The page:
The book includes two CDs with great audio treasures, from old radio ads and, yes, Carrie Fisher singing the Life Day from the Holiday Special. “It’s a combination book and karaoke,” said Sansweet. The book includes the script from Leia’s ill-advised song. “You can sing along with Carrie Fisher!”
The Making of Star Wars by J.W. Rinzler
Rinzler described the genesis of the book, but the centerpiece of his portion of the panel was showing a few items that couldn’t get into the book, due t clearance issues, as well as other rarities discovered in the vaults.
- The cover of the making of book was apparently a tough sell. “An executive described it as looking like two hobos standing outside the bar.”
- Rinzler couldn’t get posters of Sleeper and Silent Running in the book, though the book mentions that both movies were strong influences on C-3PO (a robot butler) or R2-D2 (non-anthropomorphic helper units).
- A possible source of inspiration for the Dia Noga was the Id creature from Forbidden Planet.
- Photos by Edward S. Curtis of native women with ‘bun’ like hairdo signifying their status as unmarried influenced Leia’s design, as did a similar hairstyle worn by Pancho Villa’s female rebel fighters.
- Rinzler found the original letter of agreement between James Earl Jones’ representatives and Lucasfilm to voice Darth Vader for the sum of $7,500 (of which the agent pocketed $500) with Jones’ management imploring that his name not be associated with the role.
Rinzler also took the opportunity to describe the forthcoming Indiana Jones publishing programming
The movie novelization will be a Del Rey novel written by “a big famous New York Times best selling author” (described Clayton)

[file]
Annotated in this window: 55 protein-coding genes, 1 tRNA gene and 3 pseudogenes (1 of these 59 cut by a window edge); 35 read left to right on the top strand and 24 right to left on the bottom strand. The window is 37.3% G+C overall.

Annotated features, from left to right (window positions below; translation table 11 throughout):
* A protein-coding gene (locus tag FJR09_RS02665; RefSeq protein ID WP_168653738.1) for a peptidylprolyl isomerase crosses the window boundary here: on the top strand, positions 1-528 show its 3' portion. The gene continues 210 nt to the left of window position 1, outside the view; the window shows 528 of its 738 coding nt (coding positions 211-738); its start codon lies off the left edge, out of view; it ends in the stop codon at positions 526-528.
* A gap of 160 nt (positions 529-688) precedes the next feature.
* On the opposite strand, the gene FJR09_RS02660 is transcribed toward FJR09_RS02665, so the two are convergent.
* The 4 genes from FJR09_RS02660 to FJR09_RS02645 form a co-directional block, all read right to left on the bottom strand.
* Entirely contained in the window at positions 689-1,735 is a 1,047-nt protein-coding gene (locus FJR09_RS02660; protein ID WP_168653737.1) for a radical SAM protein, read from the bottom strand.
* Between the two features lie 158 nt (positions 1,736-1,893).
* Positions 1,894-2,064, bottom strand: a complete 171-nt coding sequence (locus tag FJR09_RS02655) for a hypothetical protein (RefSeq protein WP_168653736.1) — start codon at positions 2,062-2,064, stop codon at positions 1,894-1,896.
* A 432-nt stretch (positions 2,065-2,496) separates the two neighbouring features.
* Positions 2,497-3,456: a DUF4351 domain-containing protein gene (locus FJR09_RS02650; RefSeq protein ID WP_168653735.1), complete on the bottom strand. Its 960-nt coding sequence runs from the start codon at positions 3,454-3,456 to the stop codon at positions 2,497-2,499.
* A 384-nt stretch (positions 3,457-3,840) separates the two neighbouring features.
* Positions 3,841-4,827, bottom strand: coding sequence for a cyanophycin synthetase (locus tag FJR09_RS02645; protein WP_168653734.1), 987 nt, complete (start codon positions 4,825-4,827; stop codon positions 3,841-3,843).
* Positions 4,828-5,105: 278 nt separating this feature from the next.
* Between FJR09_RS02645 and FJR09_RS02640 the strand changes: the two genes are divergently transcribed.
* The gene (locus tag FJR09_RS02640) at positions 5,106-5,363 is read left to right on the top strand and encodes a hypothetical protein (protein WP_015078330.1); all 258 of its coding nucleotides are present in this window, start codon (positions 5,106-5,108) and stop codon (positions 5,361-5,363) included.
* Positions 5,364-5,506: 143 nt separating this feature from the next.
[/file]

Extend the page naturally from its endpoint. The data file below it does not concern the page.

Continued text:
- A junior novelization will be written by James Luceno
- There will be a middle grade-age focused trilogy
- DK books will have an Ultimate Indiana Jones by James Luceno
- Quirk Books will present a How to be Indy book
- John Jackson Miller will write the new Indiana Jones adaptation comic for Dark Horse
- Beckett and Meyer is packaging together The Lost Journal of Indiana Jones, to be published by Simon & Shuster
- And there will be a Complete Making of Indiana Jones covering all four films by J.W.Rinzler
Jonathan Bresman and MAD About Star Wars
Jonathan Bresman is the senior editor at MAD Magazine, but used to work at Lucasfilm, pitching in during the animatic and videomatic production of Episode I by playing a stand-in Jar Jar long before any footage of Ahmed Best was ever shot. “Star Wars is MAD Magazine‘s most favorite punching bag… and fortunately George Lucas happens to be a life-long MAD magazine fan.” The forthcoming MAD About Star Wars book has 30 years of parodies from MAD, including a number of prescient gags like R2-D2 as a mailbox. “We have yet to recieve any royalties for this idea,” says Bresman.
Bresman described the fallout from the Mort Drucker Yoda cover that came out in 1980. Publisher Bill Gaines got a letter from George Lucas, praising the Yoda-as-Alfred E. Neuman art. Shortly thereafter, he got a cease-and-desist letter from Lucas’ lawyers. Weighing both letters, Gaines photocopied Lucas’ letter, wrote ‘Take It Up With Your Boss’ and sent it back to Lucas’ legal team.